Recent Opinion Articles

A Thought for Food & Friends

A relationship can give you a new family, whether bound by blood or benevolence

Roughly 12 years ago, I was toiling on the floor of a pal's dining room, constructing a banner. I'd just begun dating the man I'd eventually marry, and was keeping myself occupied during our first stretch apart since meeting. He was off riding his bike to raise money for Food & Friends, as I slapped together a ''welcome home'' banner with which to greet him on the National Mall. I've never volunteered for Food & Friends myself, but I've certainly ... [Read]

The ''Sore Winners'' Fallacy

Those who call gay people intolerant for defending ourselves are twisting the concept beyond recognition

Several prominent gay writers deplored the furor that brought down Brendan Eich as CEO of Mozilla Corp. last week for supporting California's anti-gay Proposition 8. Andrew Sullivan blogged against ''a fanaticism more like the religious right than anyone else.'' Jonathan Rauch tweeted, ''I agree with @RameshPonnuru: trying to punish dissenters like Brendan Eich is no way to advance civil rights.'' Frank Bruni wrote in the Grey Lady, ''Such vilification won't accelerate the timetable of victory, which is certain. And it ... [Read]

Twin Birthdays

April 4 should be a date that lives in humanity's aspirations

Celebrating my husband's birthday last week, there were a couple unintentional themes at play. I'd taken him to Puerto Rico for a long weekend, a place where it's impossible for me as a Washingtonian not to feel some kinship in an ''American, but not United States'' kind of way. A second theme was 9/11. I know, I know -- we're party people. {One World Trade Center (Photo by Joe Woolhead / Courtesy Silverstein Properties)} The husbear's bestie, Jenny, down from ... [Read]

The Universe in Us

We are surrounded by social and physical frontiers we can explore, or not

Carl Sagan, host of the original 1980 Cosmos series, said we are made of star stuff, because our atoms were created billions of years ago inside a star. Sagan's words are echoed by Neil deGrasse Tyson, the director of New York's Hayden Planetarium who hosts the new Cosmos. Tyson's enthusiasm for science is infectious. And he holds his ground. When creationists demanded equal time on Cosmos, he said, ''You don't talk about the spherical Earth with NASA, and then say ... [Read]

RIP, Fred Phelps

Your Legacy Is Not What You May Think

While many people will be celebrating the death of Fred Phelps, whose name is synonymous with irrational hate and vitriol, I think that today the world lost someone who did a whole lot more for the LGBT community that we realize or understand. I know because I have had to deal with the Phelps clan for over 15 years as an activist and countless times have talked with the media about the merits and faults of giving him and his ... [Read]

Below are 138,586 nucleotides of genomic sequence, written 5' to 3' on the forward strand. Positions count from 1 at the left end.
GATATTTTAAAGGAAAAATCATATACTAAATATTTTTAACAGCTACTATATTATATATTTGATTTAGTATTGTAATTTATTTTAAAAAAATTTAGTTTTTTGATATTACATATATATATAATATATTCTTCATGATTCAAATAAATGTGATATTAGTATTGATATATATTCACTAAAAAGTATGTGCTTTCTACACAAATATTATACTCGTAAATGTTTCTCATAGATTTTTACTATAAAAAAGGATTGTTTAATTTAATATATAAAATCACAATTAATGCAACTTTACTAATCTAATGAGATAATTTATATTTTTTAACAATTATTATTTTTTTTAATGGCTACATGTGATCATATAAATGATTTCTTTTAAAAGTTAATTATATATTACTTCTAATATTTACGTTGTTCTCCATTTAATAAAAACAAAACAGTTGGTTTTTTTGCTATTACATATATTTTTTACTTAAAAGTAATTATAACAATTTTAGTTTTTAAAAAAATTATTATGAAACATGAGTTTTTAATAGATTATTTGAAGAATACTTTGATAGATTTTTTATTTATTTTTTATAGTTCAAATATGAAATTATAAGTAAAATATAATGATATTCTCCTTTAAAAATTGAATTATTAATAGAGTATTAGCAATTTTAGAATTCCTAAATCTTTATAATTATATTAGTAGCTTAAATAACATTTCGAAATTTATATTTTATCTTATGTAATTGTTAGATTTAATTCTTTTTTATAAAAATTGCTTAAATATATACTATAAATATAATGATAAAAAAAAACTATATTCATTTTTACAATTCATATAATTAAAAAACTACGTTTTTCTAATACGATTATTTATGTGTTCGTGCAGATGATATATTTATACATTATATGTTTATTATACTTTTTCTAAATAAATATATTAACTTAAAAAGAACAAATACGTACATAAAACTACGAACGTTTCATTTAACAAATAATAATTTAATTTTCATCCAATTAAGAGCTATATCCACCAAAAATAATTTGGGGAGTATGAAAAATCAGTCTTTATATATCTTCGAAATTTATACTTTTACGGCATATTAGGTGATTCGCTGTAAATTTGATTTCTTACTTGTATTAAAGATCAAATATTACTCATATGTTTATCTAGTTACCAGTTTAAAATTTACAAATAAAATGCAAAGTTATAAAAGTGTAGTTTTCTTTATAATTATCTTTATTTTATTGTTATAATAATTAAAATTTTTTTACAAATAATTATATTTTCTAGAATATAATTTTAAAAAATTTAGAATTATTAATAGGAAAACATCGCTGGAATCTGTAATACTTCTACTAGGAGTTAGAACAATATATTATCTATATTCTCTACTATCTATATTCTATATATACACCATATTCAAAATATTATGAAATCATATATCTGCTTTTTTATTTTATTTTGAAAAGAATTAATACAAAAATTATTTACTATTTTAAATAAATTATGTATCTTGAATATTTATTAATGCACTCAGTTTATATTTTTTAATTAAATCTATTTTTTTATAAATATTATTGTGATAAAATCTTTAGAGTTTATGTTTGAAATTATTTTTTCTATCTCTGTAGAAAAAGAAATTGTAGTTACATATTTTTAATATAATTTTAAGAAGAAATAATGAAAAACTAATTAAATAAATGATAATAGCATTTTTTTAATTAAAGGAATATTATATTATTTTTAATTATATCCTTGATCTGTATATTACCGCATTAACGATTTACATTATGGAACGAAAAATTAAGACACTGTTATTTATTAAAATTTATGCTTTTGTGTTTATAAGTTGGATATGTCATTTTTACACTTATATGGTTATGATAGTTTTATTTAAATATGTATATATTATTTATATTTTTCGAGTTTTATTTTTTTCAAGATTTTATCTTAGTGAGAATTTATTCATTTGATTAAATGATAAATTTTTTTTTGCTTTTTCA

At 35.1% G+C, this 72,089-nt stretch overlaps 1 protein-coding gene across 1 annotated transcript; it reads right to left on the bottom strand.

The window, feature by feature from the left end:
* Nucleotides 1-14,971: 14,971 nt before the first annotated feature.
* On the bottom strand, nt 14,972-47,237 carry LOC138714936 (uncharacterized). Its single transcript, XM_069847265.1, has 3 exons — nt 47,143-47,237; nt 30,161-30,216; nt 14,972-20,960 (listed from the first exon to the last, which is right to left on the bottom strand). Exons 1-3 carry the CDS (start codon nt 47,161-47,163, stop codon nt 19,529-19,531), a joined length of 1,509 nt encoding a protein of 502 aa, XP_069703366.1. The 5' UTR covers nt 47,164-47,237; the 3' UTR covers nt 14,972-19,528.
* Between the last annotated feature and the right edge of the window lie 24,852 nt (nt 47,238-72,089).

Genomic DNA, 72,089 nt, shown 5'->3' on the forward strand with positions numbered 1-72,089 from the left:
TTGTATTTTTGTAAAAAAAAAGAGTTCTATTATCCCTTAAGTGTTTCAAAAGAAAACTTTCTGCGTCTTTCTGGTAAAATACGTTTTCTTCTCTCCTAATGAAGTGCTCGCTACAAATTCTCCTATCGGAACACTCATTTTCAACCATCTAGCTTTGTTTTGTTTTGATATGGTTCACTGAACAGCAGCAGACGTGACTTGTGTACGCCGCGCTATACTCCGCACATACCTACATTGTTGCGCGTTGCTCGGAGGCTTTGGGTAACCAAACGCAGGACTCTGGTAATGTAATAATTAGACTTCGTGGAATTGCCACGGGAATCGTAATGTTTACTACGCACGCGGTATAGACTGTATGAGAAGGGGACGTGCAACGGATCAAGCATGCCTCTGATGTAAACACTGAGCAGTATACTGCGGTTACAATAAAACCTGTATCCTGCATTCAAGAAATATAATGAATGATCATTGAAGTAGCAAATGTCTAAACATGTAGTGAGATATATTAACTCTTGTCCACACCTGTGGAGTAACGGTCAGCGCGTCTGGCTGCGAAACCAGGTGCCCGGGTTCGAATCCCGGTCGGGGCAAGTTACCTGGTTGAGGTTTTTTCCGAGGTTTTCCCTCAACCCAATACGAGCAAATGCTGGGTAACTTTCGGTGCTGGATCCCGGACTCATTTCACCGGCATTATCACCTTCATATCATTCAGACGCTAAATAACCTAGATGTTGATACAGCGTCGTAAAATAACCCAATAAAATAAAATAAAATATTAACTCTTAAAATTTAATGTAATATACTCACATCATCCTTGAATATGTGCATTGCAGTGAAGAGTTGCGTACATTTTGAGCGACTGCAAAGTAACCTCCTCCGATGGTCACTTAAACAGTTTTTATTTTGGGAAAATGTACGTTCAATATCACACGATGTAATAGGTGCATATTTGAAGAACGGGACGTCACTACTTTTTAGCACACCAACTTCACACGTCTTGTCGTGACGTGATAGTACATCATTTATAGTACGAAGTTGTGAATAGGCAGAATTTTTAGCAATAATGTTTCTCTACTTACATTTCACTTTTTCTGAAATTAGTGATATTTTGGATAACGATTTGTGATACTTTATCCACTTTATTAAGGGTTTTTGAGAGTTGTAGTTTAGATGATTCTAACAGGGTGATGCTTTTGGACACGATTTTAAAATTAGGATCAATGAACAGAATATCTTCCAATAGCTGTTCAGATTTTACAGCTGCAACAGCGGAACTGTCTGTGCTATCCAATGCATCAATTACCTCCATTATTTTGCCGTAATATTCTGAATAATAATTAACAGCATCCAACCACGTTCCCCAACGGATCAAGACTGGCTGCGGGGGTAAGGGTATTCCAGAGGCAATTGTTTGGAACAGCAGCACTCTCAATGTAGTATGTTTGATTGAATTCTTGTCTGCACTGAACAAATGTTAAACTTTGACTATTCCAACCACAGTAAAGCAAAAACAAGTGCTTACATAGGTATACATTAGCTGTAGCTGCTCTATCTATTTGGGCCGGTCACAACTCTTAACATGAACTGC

Washington as the Globe's Gay Capital

If the world has an LGBT capital, there's plenty of argument to be made for D.C.

Earlier this month, I shared a post on my Facebook wall regarding Dmitry Kiselyov. The post was critical of the anti-Western, anti-LGBT Kiselyov, taking what appeared to be a family holiday in Amsterdam. I found Kiselyov's Amsterdam outing of interest in that some have called for the Magnitsky Act to be applied to those Russian politicians behind the country's vague 2013 law banning ''propaganda of nontraditional sexual relations,'' blocking their access to Western fun and funds. Since Kiselyov's visit, the ... [Read]

The Right To Be Wrong

Separation of church and state works both ways

I have been fighting the Catholic Church since I first argued with a nun at St. Catherine Labouré Elementary School in 1962. I don't recall being smacked with a ruler, but Sister Mary Margaret gave intimidating glares. I remembered her, and the scorn of the parish's Monsignor W. Joyce Russell toward liberal priests during 1968's uproar over the papal encyclical Humanae Vitae, when I helped win D.C. marriage equality over objections by the Archdiocese of Washington several decades later. The ... [Read]

A Wish for Ukraine

As tensions simmer in Crimea, one gay activist calls for calm -- and human-rights monitors

The Crimean Peninsula is an autonomous republic within Ukraine, and the home to the Russian Black Sea Fleet, in Sevastopol, in accordance with a bilateral Ukrainian-Russian agreement. And for LGBT people from all over the former Soviet Union, Crimea is important because of Simeiz, the first and only gay resort anywhere in the former USSR. It's a small town at the southern tip of eastern coast of Crimea. The first nude beach was founded here in 1950s, and the gay ... [Read]

Finding Hope in Uganda

Gay American shares his perspective on the homeland he fled

Not long ago, things were calm and somber in Uganda. But bigoted evangelical Christians from the U.S. seeking to promote a homophobic agenda led to the drafting of the so-called ''kill the gays bill.'' The bill no longer includes the death penalty, nor is it still a bill -- it is law. Now that President Museveni has signed it, what lies ahead for Uganda's LGBTQ community? What are the new challenges to the well-being of Ugandan LGBTQ people's survival in ... [Read]

Twice as Good

America is at a cultural, social crossroads demanding a re-examination of privilege

Feb. 5 would have been Trayvon Martin's 19th birthday. Jordan Davis would have turned 19 on Feb. 16. There are too many other cases like theirs, and they are not restricted to Florida. To be young and black in America is to be the target of an astonishing degree of savage, unearned hostility. Unlike George Zimmerman, who was acquitted after killing Martin, Michael Dunn at least was convicted for shooting up an SUV full of black teens. But saying he ... [Read]

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